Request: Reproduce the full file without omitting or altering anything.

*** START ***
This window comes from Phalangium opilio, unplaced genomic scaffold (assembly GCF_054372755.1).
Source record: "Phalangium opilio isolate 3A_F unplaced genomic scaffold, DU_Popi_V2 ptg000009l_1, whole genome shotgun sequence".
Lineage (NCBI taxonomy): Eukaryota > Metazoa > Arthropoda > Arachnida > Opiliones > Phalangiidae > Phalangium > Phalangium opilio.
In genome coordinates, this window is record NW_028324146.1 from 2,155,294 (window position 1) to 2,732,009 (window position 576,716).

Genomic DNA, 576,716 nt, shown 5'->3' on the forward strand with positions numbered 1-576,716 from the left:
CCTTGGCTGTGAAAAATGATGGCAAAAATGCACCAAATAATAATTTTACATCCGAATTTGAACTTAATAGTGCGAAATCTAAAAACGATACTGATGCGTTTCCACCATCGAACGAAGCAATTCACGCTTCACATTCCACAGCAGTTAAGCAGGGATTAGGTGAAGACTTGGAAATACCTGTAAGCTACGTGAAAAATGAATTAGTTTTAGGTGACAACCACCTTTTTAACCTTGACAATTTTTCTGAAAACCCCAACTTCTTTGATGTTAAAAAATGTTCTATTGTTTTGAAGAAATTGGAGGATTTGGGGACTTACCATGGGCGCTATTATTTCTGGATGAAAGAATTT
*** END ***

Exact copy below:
This window comes from Phalangium opilio, unplaced genomic scaffold (assembly GCF_054372755.1).
Source record: "Phalangium opilio isolate 3A_F unplaced genomic scaffold, DU_Popi_V2 ptg000009l_1, whole genome shotgun sequence".
Lineage (NCBI taxonomy): Eukaryota > Metazoa > Arthropoda > Arachnida > Opiliones > Phalangiidae > Phalangium > Phalangium opilio.
In genome coordinates, this window is record NW_028324146.1 from 2,155,294 (window position 1) to 2,732,009 (window position 576,716).

Genomic DNA, 576,716 nt, shown 5'->3' on the forward strand with positions numbered 1-576,716 from the left:
CCTTGGCTGTGAAAAATGATGGCAAAAATGCACCAAATAATAATTTTACATCCGAATTTGAACTTAATAGTGCGAAATCTAAAAACGATACTGATGCGTTTCCACCATCGAACGAAGCAATTCACGCTTCACATTCCACAGCAGTTAAGCAGGGATTAGGTGAAGACTTGGAAATACCTGTAAGCTACGTGAAAAATGAATTAGTTTTAGGTGACAACCACCTTTTTAACCTTGACAATTTTTCTGAAAACCCCAACTTCTTTGATGTTAAAAAATGTTCTATTGTTTTGAAGAAATTGGAGGATTTGGGGACTTACCATGGGCGCTATTATTTCTGGATGAAAGAATTT